A terrible blow

A family friend or relative wrote to Ralph, shocked by Lord Kitchener’s death, and the casualties at the front.

Brocket Hall
Hatfield
June 13th 1916

Dearest Ralph

I was delighted to hear from you, & I am glad now to hear from Meg that you are with her. Do take care – & get rid of that dysentery before you start off again, or you will have to come back. This weather, which is simply beastly, is rather bad for you, but I don’t doubt that they [illegible] from chills!

It was dear of you to write. I am only too glad to have been able to cheer up your beloved father & mother. They were so dear & delightful about it all, & I saw it all. By the way, I meant them to, & it makes me so happy that it has cheered them at a time which must be very trying to them. There never were two more unselfish, singleminded people, & anyone who knows them & loves them as I do, can only rejoice to be able to do anything, however small, that will make them more comfy. Uncle George was so anxious for this. How I wish we were in London, but if you do find a moment, here we are, but the weather is too bad for anyone to visit the country, unless obliged.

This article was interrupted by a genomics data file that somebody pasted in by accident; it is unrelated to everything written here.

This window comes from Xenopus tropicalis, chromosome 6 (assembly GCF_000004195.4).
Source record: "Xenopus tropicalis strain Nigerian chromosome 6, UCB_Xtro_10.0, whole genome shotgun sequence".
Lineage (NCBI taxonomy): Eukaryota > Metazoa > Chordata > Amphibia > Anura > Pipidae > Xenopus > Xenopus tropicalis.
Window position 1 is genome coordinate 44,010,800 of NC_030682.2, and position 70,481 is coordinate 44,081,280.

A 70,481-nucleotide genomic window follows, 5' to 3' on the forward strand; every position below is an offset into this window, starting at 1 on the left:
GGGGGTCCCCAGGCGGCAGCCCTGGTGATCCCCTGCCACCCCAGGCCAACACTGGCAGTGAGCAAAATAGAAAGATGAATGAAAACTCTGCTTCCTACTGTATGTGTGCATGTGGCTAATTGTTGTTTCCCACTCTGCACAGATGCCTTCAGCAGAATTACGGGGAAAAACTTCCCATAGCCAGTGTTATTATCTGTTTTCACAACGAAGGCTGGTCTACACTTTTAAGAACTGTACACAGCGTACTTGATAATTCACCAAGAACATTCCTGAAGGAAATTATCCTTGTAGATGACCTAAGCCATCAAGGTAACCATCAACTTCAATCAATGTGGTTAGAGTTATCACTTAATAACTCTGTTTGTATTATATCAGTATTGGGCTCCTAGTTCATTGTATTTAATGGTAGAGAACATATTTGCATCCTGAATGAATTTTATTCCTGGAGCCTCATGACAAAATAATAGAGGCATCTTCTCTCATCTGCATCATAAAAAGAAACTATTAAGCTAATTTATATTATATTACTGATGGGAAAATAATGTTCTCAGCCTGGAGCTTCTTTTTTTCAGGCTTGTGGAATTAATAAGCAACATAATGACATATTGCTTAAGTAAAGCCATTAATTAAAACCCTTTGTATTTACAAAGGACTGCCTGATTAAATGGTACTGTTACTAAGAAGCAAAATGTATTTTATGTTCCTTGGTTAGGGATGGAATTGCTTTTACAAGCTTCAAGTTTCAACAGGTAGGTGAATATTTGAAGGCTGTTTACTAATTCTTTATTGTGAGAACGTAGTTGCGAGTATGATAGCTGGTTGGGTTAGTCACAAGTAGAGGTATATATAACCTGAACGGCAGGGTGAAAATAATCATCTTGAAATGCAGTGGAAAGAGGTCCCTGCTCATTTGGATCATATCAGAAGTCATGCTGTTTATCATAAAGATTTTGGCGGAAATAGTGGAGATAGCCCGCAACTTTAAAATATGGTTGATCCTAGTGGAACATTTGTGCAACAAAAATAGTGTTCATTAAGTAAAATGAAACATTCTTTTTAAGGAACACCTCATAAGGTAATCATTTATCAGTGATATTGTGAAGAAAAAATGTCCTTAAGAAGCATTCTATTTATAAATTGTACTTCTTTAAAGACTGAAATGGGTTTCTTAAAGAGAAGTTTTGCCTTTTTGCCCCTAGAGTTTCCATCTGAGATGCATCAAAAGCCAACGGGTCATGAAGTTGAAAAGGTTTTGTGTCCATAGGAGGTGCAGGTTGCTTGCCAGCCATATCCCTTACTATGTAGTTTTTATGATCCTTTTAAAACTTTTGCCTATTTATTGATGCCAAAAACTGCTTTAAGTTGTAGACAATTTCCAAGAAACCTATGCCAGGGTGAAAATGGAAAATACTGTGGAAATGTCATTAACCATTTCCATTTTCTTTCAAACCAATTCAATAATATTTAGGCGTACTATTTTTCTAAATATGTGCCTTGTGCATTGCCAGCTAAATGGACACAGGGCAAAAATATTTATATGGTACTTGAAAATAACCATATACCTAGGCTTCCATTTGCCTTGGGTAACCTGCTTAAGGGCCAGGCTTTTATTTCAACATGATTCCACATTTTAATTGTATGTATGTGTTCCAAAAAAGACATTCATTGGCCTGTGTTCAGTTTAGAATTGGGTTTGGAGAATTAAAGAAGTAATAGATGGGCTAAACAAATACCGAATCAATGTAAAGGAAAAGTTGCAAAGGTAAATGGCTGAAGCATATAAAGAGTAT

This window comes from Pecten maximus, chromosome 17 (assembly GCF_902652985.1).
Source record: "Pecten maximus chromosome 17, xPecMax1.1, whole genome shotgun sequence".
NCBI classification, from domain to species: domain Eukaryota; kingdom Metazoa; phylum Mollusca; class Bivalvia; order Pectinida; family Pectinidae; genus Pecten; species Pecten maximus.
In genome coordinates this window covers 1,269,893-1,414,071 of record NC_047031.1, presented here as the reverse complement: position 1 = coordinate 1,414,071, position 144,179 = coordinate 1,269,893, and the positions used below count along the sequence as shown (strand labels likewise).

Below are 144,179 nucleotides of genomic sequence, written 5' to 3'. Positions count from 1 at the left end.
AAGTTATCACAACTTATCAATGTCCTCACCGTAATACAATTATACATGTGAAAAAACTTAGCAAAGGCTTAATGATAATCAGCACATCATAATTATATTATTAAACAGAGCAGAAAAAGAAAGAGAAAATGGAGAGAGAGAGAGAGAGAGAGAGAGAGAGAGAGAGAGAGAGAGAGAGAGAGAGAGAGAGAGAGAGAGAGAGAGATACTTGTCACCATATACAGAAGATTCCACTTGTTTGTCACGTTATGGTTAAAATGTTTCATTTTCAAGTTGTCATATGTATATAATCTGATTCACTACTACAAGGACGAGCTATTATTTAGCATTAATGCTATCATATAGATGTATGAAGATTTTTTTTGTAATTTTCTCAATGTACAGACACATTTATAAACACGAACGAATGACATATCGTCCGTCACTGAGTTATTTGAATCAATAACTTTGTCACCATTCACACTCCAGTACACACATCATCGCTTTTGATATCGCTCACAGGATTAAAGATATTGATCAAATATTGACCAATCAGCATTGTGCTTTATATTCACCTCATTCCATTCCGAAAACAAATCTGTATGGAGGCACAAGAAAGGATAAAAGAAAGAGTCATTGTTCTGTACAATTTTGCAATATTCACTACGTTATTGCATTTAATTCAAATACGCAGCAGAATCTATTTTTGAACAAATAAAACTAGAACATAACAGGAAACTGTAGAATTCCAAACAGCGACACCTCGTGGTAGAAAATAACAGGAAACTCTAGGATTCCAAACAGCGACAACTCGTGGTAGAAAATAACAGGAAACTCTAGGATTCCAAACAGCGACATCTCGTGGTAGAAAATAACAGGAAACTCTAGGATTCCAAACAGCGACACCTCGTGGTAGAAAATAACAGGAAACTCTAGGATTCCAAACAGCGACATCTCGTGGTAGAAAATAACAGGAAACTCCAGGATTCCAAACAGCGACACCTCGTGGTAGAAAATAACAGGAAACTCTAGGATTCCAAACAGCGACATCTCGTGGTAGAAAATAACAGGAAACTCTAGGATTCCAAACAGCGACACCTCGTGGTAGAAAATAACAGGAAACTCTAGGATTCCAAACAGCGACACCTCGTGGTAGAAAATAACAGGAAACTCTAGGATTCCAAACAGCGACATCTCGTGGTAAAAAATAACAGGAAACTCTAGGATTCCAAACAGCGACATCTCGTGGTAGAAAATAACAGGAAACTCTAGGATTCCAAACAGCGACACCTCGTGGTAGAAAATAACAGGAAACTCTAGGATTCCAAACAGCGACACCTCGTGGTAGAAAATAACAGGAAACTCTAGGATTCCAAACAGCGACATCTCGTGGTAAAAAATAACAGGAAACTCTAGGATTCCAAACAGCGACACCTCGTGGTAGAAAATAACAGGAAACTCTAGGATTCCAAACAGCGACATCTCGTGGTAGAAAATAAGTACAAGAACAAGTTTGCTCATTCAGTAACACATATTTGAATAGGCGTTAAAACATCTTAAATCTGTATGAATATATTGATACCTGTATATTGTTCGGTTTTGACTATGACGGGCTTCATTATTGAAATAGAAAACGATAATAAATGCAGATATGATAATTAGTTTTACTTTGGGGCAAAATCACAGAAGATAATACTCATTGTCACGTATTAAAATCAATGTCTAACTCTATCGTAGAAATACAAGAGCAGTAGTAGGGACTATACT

How dreadfully Lord Kitchener’s death must have shocked you. It is a terrible blow, & one really could not take it in at first, & it did sadden one. I am told the King feels it too dreadfully. It is a personal loss to him, as Lord K was such a help, so honest & straightforward that HM could always depend on him.

Do thank Meg for her letter this morning. What a time “Jim” must have had – & what a splendid fight it was. The Admiralty ought to be whipped for their r[o]tt[e]n report – on Friday night it was quite unpardonable. Alfric is very well & looks beautiful. My little Robbie is so jealous that he won’t let Alfric come near me if he is present, so I have to see Alfric by stealth!

Bless you. Much love to you & Meg, & pray be careful!
Yours ever

Evan

PS The Canadians have had an awful time at that horrid Ypres Salient. We have a nephew there, who writes us an account of it. He only lost 2 officers killed in his battalion, but of course had many casualties. The only thing that seems of any avail is “heavy guns”. One prays they have enough. But have they?

Letter to Ralph Glyn (D/EGL/C32/38)

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